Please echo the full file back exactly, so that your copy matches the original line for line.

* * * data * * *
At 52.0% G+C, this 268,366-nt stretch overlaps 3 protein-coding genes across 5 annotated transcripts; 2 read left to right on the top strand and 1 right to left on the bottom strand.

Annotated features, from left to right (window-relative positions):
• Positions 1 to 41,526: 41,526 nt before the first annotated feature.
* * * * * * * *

At 52.0% G+C, this 268,366-nt stretch overlaps 3 protein-coding genes across 5 annotated transcripts; 2 read left to right on the top strand and 1 right to left on the bottom strand.

Annotated features, from left to right (window-relative positions):
• Positions 1 to 41,526: 41,526 nt before the first annotated feature.